Two months on test prep
If CPS wants more instructional time, one place to start would be reducing standardized testing and time spent on test prep, Cullnan said. She said in her daughter’s 8th grade class, “when they got back from winter break they started doing test prep instead of language arts” and continued until the ISATs in March – more than two full months.
But with common core standards and a new teacher evaluation system based on student scores, CPS continues to increase standardized tests.
CPS could also save some of the millions of dollars spent on standardized tests, Cullnan said.
Emanuel responded to Benn’s report  saying it wasn’t “tethered to reality.” What he meant was that it proposed a salary increase – between 14 and 18 percent in the first year, largely to compensate for the longer work schedule – that CPS can’t afford.
In fact the report is firmly anchored in a complex reality. It explicitly acknowledges that CPS can’t afford the raises to pay for the longer school day and year, and points out that the school board has the option of adjusting the proposed schedule.
Under state labor law the mediator must consider a range of factors “as applicable,” including the district’s financial situation, prior collective bargaining agreements, and the cost of living.
Benn accepts the board’s budget projections, and he takes into account the board’s argument that it’s already paid for the additional hours and days with 4 percent annual raises in the previous contract. He reduces the salary recommendation by the amount teachers gained over the cost of living in the previous contract, which went into effect just before the economy tanked.
Something for nothing
But the board can’t extend working hours by 20 percent and expect teachers “to effectively work the additional hours for free or without fair compensation,” he said, noting the long hours teachers work outside of class time.
It turns out that, according to Benn, it is Emanuel who is not tethered to reality, thinking he could extend the school day without paying for it. “The board cannot expect much weight, if any, to be given to a budget deficit argument to defeat the recommendation for additional compensation…when the board created the problem by unilaterally implementing the longer school day and year to the extent it has.”
This makes sense to parents. “We believe teachers should be compensated for their time,” said Christine McGovern of 19th Ward Parents.
“Our state doesn’t have the money and our city certainly doesn’t have the money,” said Baldwin. “We can’t do something that we can’t afford. I want a bigger house, but I can’t afford it. Does that mean I’m entitled to it?
“In our state and in our city we are in debt because of decisions like this, adding on programs that we can’t afford,” she said. “It’s so irresponsible. As a parent, as a taxpayer, it makes me mad.”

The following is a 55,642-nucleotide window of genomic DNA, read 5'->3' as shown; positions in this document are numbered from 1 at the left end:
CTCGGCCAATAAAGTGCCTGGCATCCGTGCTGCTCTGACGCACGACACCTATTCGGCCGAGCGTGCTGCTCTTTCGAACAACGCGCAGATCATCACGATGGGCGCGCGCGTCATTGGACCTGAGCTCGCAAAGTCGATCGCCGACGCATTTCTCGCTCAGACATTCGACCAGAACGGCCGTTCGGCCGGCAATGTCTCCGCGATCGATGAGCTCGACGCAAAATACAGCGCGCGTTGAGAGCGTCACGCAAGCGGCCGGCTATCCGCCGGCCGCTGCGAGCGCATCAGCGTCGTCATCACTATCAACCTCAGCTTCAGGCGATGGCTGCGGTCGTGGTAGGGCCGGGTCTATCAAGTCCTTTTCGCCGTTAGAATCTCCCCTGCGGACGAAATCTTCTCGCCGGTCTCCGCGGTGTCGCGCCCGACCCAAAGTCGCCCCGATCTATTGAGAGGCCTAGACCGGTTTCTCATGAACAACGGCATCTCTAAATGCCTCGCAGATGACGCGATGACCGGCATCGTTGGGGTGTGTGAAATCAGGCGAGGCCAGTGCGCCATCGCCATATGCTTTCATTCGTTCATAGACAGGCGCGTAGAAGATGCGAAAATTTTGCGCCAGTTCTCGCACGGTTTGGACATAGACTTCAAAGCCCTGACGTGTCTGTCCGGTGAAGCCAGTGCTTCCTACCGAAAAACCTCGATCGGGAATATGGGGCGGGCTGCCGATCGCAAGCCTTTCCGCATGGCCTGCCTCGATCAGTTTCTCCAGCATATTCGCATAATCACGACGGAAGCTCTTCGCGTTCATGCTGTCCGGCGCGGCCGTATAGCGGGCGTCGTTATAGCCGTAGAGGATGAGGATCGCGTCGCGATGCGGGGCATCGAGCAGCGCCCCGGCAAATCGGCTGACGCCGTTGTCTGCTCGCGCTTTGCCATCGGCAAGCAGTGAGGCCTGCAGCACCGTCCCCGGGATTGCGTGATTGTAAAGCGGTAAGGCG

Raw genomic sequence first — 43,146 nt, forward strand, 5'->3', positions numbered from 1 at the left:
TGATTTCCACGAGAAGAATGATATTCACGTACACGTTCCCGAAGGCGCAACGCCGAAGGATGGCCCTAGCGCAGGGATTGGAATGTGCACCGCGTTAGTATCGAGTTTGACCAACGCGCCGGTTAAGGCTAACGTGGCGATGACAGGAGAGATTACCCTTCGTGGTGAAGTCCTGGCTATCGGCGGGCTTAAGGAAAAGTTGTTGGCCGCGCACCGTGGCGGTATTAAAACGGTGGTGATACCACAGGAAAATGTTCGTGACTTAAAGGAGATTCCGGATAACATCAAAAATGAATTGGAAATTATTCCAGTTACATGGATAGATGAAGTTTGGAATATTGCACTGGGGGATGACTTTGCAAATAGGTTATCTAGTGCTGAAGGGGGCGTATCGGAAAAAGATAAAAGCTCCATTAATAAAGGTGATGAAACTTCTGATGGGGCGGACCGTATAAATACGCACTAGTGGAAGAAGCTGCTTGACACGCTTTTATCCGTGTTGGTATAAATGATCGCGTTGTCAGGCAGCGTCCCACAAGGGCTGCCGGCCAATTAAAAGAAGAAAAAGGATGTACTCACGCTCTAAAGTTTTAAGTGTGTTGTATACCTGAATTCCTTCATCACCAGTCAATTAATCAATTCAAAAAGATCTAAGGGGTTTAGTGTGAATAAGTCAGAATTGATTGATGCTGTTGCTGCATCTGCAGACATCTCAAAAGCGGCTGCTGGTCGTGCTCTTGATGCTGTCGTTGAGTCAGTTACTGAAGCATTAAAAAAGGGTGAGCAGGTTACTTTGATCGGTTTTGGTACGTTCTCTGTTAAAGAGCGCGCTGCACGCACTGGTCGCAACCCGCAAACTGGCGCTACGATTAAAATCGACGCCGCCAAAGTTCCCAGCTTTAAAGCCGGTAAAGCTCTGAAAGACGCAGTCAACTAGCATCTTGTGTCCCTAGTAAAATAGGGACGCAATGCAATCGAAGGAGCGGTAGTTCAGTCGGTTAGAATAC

[From Catalyst : “(CPS) chief administrative officer Tim Cawley gave an overview of the budget and was asked if the district would be willing to scale back the longer, seven-houur day given its fiscal crisis. Cawley said no, saying district officials believe that the longer day is the ‘right thing’ to do for students….(Board president David) Vitale said CPS revenue is down this year and will decrease again next year.”]
For its part, CTU has indicated flexibility on economic issues if it can get some consideration on classroom issues . With school closings and turnarounds costing hundreds of experienced teachers their jobs every year, job security is also a key issue. CTU wants laid-off teachers to have first crack at new positions.
If CPS wants to avoid a strike, it will offer something on this. So far it hasn’t.
“At this point it’s not clear what we’re negotiating with,” said Xian Barrett, a teacher who’s active with the Caucus of Rank and File Educators . “[CPS doesn’t] want to give up anything, they don’t want to pay for anything.”
The parents’ experience with this issue – in which their concerns about the quality of the school day and about resources to back it up have been roundly ignored – have led them all to take up the current campaign for an elected school board.
Raise Your Hand, 19th Ward Parents, and 6.5 To Thrive are all working with Communities Organized for Democracy in Education  on petition drives to get an advisory referendum calling for an elected board on the ballot in precincts across the city in November. They’ve also won support for the referendum from several aldermen .
McGovern said they’re finding support for the campaign among neighborhood residents – particularly since CPS released a budget that drained its reserve fund. “So many people are just shocked at that budget,” she said.
“Parents are not at the table on decisions,” said Baldwin. “We have all these rich corporate people coming in saying we want to make changes, and they just bulldoze things through.”
She adds: “I don’t want to be protesting and petitioning, but they don’t give us any other option.”